In its infinite wisdom (OK, I’m kidding just a little here), the Texas Legislature showed great foresight during its 1981 session, creating what the state calls the Texas Economic Stabilization Fund but what has since come to be commonly known as the Rainy Day Fund. At the time, policymakers took advantage of a great boom time in the petroleum industry, using the state’s oil and gas severance tax receipts as the funding source for virtually the entire fund balance.
Over the last 36 years, the Rainy Day Fund has proved to be exactly what it was billed to be back in 1981: a fund that has had the effect of stabilizing the state’s budget situation. As an example, the Great Recession created huge revenue shortfalls for the state government going into both the 2009 and 2011 legislative sessions, forcing policymakers to cut spending on state services deeply. But the ability to take billions of dollars from the Rainy Day Fund ensured that cuts to the bone did not become cuts into the marrow of those services.
The Rainy Day Fund has also allowed legislators to address other pressing state issues without impacting the budget’s General Fund. The 2013 session of the legislature funded the state’s entire $50 billion State Water Plan by tapping the Rainy Day Fund for $2 billion, establishing a revolving line of credit that will be used to finance a large variety of dams and other water projects in the coming decades. That same session also, with the approval of the state’s voters, tapped the Rainy Day Fund for $2.25 billion to fund much-needed road improvement projects all over Texas.
Even after all those and other large, special withdrawals over the last decade, the Rainy Day Fund today retains a balance of over $10 billion, money that is available to help Houston and other areas of Southeast Texas rebuild from Hurricane Harvey. In short, the Texas Rainy Day Fund is a pretty phenomenal success story for which the oil and gas industry rarely receives much credit.
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I’ve written entirely too much about the Jones Act this year, but like a bad penny, it just keeps turning up in the public discourse. Last time I addressed this subject, it was over an effort by the U.S. shipping industry actually expand this pernicious and archaic protectionist law, an effort that thankfully failed thanks to some last minute interventions by a few members of the Texas congressional delegation.
That was back in May. Now, here we are four months later and the Jones Act has once again become the subject of national media coverage, this time mainly because President Trump keeps having to suspend it in order to help save lives after major hurricane events have devastated the U.S. and its territories. That sentence alone should make any observer wonder: After all,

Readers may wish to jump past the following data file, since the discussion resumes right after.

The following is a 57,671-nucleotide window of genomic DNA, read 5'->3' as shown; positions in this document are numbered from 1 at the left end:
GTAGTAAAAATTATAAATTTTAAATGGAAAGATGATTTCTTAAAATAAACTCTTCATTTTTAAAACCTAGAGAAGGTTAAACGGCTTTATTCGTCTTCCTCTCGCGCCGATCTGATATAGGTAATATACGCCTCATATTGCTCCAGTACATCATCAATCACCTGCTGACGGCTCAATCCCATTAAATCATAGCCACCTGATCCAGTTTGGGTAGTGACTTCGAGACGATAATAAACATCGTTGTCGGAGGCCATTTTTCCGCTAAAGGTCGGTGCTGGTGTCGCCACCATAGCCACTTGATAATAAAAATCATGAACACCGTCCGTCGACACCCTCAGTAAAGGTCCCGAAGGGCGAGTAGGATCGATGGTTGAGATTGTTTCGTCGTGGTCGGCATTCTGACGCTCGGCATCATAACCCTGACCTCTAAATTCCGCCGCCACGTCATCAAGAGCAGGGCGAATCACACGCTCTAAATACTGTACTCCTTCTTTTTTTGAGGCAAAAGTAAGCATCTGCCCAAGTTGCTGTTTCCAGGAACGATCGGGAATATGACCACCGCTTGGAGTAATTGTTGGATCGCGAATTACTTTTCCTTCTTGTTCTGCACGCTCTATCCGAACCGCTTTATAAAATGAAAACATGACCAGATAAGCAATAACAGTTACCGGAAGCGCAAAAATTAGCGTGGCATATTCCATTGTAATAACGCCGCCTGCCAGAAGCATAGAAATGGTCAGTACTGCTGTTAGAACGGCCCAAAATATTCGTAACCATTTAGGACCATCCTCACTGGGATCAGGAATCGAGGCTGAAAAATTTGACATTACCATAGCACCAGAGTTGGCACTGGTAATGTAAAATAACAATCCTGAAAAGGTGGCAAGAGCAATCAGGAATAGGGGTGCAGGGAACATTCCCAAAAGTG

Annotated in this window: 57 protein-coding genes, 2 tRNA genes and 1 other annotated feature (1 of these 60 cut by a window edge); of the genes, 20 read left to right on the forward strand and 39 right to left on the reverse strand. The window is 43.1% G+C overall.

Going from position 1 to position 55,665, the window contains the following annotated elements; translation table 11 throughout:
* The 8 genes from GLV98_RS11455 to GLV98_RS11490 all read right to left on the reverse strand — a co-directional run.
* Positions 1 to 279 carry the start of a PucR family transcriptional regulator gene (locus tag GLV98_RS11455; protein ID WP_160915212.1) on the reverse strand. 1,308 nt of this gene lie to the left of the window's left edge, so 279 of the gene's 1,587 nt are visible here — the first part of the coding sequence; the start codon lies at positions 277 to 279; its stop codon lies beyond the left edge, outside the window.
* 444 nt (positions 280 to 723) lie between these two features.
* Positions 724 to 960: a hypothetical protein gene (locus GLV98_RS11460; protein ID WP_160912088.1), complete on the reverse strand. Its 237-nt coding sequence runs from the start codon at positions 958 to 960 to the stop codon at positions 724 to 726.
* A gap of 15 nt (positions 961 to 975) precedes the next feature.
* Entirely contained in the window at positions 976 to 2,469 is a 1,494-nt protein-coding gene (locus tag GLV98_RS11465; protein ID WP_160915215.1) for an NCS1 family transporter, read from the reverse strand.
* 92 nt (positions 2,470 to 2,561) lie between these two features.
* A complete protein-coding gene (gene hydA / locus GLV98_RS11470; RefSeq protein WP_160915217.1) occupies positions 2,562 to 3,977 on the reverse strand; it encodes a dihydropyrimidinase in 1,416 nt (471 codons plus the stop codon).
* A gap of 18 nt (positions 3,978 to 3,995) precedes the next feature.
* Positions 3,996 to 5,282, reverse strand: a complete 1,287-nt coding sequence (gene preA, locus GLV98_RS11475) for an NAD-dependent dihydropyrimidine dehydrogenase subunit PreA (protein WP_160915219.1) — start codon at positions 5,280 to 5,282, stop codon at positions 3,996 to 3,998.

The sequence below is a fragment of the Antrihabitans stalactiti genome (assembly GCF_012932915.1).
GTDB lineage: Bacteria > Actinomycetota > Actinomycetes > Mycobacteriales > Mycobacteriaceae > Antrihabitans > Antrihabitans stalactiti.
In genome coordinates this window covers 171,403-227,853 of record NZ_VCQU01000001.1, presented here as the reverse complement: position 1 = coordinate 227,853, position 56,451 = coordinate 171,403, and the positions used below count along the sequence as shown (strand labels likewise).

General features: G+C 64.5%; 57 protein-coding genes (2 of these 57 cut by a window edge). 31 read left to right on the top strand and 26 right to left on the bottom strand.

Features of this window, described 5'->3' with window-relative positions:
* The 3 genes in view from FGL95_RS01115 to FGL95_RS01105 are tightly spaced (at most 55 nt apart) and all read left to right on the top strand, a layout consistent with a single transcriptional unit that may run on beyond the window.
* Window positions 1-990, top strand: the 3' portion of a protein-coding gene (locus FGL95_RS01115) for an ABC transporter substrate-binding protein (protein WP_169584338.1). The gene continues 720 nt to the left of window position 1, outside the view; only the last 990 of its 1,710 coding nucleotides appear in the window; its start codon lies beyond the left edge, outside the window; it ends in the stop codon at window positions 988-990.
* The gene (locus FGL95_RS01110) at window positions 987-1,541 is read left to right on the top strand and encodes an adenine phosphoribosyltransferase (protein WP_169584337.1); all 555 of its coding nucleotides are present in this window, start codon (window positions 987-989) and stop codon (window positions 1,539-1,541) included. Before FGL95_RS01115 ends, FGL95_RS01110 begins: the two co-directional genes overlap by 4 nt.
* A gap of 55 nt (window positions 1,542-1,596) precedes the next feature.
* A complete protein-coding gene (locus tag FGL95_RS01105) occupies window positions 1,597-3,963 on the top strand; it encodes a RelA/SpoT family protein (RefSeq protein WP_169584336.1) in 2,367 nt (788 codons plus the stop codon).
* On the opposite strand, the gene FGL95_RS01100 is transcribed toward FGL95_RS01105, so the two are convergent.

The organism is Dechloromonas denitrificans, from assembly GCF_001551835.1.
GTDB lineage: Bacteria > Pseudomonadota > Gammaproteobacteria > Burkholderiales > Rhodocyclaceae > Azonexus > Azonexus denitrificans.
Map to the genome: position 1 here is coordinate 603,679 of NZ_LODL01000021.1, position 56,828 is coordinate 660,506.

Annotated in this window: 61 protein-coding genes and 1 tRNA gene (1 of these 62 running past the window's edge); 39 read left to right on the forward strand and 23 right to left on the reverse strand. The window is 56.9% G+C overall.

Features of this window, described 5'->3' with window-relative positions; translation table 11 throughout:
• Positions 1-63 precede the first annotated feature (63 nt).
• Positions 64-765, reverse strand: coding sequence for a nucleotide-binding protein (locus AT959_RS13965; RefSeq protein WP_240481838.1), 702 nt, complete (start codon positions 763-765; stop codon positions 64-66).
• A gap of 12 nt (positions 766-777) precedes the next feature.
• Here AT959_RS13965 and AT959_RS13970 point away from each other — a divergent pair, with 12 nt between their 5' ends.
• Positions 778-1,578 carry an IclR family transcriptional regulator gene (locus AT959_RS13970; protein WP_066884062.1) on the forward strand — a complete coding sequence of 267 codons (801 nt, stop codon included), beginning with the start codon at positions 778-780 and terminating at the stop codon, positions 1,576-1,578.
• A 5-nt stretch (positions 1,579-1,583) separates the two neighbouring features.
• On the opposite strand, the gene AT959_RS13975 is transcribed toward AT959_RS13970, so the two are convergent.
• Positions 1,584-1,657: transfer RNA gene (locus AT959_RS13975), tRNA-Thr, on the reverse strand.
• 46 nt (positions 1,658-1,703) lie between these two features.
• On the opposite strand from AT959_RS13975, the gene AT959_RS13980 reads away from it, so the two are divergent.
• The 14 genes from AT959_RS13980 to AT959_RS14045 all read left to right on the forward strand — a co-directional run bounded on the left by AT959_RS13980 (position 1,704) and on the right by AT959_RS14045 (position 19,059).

Before we get into that, let’s review what the Jones Act actually does. Fellow Forbes contributor Ted Loch-Temziledes, in an excellent piece on the Act, sums it up thusly:
The act regulates all maritime commerce in U.S. waters and between U.S. ports. It requires that shipping of all goods transported between U.S. ports be carried out by ships under the U.S flag. The ships must be constructed in the United States, owned by U.S. citizens, and crewed by U.S. citizens and U.S. permanent residents. Furthermore, the steel used in any foreign repair work on a Jones Act vessel must be less than ten percent of the ship’s total weight. Waivers are only possible on a temporary basis, in cases involving national defense, or other emergencies, such as hurricanes.
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In news that is certain to upset adherents to the never-dying cult of Peak Oil, IHS Markit released a study on Sept. 25 indicating that, per their analysis of data from more than 440,000 oil wells in the Permian Basin, the basin still has somewhere between 60 and 70 billion barrels of producible oil to give up in coming years. That’s not exactly the “near-infinite resource” view of the Permian held by Allen Gilmer and his staff at DrillingInfo, but it certainly supports the notion that the basin will remain a very active area for oil and gas development for decades to come.
“The Permian Basin is America’s super basin in terms of its oil and gas production history, and for operators, it presents a significant variety of stacked targets that are profitable at today’s oil prices,” Prithiraj Chungkham, director of unconventional resources for IHS, said in the statement.
The IHS Markit study is the latest in a string of resource estimates in the past year that have produced a growing understanding of the true magnitude of the resource in place in the Permian. Last November, the U.S. Geological Survey (USGS) issued its own resource estimate that a single formation in the Permian, the Wolfcamp Shale, contains 20 billion barrels of technically recoverable oil, by far the largest such estimate ever issued for any single formation by the USGS. Most in the industry understand that this is actually a conservative resource estimate because USGS limits its resource assessments to reserves that are producible using current technology. Given that technology advances in the oil and gas industry every day, such estimates, while useful markers, are out of date before they are even released.